As they have with several measures that have bubbled up in recent weeks, lawmakers are reviving a bill that was vetoed by Gov. Andrew Cuomo last year with instructions that it should be a part of the budget package.

Both GOP Sen. Kemp Hannon and Democratic Assemblyman Richard Gottfried, who head their respective health committees, on Monday urged passage of a measure that would allow Medicaid to cover the cost of donated breast milk, which they said can be a life-saving nutrient to premature infants who develop necrotizing enterocolitis, a serious intestinal ailment that can hit such babies.

LongIsland.com – NYS Legislators Call For Adequate Financial Support For Donor Breast Milk

May 23, 2016

Albany, NY – May 23, 2016 – Today Chair of the Senate Standing Committee on Health, Kemp Hannon, and Assemblywoman Michaelle Solages were joined by Chair of the Assembly Standing Committee on Health Richard N. Gottfried and Assembly member Steve Englebright  in calling for the passage of A9353A/S.6583.  This bill would ensure adequate financial support for the use of donated, pasteurized breast milk – a life-saving, cost-effective treatment for high-risk, premature infants born at less than 3 ½ pounds.  If signed into law, New York will join California, Missouri, Kansas, Texas, Utah and Washington D.C. in providing insurance coverage for donor human milk.

“Equal access to donor breast milk will positively impact the life chances of our state’s tiniest and most critically ill babies, said Assembly member Michaelle C. Solages.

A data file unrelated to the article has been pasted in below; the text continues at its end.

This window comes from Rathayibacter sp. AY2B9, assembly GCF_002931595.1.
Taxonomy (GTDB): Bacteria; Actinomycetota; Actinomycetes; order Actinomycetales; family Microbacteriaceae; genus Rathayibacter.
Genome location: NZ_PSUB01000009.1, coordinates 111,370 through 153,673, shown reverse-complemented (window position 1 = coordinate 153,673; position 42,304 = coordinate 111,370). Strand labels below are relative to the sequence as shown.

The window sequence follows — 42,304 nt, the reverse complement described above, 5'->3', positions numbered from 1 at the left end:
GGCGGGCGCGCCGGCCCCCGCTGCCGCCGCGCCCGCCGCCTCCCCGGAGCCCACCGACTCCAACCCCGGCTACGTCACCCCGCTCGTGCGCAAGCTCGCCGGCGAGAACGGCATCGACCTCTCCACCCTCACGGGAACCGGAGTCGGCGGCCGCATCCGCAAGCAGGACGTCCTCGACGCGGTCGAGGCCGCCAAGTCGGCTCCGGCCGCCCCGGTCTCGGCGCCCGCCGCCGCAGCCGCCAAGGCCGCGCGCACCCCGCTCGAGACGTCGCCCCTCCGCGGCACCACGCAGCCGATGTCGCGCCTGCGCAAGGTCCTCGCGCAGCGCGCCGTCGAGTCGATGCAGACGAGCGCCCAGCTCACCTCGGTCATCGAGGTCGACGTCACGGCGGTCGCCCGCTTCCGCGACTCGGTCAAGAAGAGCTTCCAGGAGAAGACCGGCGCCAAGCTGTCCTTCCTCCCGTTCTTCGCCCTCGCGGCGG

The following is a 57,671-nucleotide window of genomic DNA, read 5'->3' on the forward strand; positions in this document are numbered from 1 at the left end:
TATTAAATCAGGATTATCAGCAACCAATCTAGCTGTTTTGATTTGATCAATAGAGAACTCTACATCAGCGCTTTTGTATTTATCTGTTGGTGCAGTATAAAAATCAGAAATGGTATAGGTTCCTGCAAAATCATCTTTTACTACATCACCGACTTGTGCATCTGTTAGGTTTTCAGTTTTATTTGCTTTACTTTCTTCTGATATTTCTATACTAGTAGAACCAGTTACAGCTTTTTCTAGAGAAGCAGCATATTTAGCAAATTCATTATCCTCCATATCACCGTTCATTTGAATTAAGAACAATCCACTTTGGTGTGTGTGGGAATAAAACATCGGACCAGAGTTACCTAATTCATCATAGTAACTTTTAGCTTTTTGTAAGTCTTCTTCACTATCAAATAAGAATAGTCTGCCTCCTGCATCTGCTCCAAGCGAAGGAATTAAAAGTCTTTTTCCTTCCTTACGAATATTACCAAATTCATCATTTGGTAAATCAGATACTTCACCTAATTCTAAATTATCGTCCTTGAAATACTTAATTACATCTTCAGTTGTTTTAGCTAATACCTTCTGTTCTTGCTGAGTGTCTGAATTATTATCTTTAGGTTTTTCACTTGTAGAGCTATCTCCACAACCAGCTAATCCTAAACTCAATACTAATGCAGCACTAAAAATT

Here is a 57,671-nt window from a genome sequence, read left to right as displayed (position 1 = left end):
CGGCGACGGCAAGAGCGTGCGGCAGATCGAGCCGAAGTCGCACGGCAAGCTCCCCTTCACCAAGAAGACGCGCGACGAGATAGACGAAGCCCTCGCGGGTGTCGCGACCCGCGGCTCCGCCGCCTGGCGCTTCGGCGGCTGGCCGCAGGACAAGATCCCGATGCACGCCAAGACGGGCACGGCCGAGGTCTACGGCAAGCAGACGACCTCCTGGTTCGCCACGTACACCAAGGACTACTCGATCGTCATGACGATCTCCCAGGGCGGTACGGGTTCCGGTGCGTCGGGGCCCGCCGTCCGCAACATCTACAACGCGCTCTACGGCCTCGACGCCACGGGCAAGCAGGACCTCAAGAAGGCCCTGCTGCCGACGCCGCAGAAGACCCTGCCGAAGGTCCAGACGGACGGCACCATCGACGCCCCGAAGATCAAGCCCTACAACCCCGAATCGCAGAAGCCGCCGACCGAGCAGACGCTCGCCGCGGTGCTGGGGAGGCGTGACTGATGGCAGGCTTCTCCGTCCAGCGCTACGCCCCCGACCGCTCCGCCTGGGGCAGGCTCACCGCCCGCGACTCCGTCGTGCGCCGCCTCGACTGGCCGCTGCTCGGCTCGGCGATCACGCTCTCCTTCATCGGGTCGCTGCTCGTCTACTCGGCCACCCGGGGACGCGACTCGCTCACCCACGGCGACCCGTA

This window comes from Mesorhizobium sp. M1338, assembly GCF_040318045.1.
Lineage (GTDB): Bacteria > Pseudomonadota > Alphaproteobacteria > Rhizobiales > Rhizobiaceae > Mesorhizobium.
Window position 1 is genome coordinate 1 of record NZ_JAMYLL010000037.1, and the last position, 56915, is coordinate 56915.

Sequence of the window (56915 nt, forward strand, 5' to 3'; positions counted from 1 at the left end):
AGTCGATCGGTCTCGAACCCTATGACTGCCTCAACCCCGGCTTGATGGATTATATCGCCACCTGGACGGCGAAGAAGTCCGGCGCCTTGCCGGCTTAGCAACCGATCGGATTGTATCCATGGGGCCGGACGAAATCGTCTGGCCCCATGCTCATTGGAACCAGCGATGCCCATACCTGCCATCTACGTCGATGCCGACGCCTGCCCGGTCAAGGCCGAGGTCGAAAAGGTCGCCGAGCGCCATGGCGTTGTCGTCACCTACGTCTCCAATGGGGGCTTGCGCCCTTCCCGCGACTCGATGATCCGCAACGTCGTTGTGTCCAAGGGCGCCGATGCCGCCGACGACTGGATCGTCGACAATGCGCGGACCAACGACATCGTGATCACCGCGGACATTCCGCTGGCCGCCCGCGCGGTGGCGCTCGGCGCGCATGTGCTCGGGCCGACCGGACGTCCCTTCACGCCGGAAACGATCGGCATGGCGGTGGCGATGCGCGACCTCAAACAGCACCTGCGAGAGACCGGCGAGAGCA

“Breastfeeding is one of the most effective ways to provide a child a healthy start in life. While a mother’s own milk is the optimal nutrition for her baby, donor breast milk is the next best option for mothers who are unable to produce breast milk or infants who are unable to receive maternal breast milk. This legislation will ensure infants in need of such nourishment are able to receive donated, pasteurized breast milk.” stated Senator and Senate Health Committee Chair Kemp Hannon

“Providing Medicaid coverage of donor breast milk is a health equity issue,” said Assembly member and Assembly Health Committee Chair Richard N. Gottfried. “More than 70% of pre-term births in New York State are covered by Medicaid,” he added.

PBS News Hour: Postpartum mom says depression screening would have made all the difference

By Victoria Pasquantonio, 1/27/16

Paige Bellenbaum with her husband and two chidren.

Paige Bellenbaum, posing with her husband and two chidren, says a visit to a clinic helped her manage her own postpartum depression.

Paige Bellenbaum sat on a New York City park bench several years ago with her baby son, Max, when she saw another new mom staring adoringly at her own baby.

“And she looked at me and said, ‘Isn’t it wonderful?’” Bellenbaum said. “I looked back at her and I said, ‘No, not really, it’s actually the hardest thing I’ve ever done.’” The new mother’s smile faded as tears welled up in her eyes. “I’m so glad you said that,” she said.

Bellenbaum, who battled severe postpartum depression, said Tuesday’s announcement by a government-appointed task force, which recommends medical professionals screen women who are pregnant or who have recently given birth, was a step in the right direction in the fight to improve women’s mental health. According to the report, the 2009 task force had recommended depression screenings for all adults but had not specifically included pregnant and women who gave birth.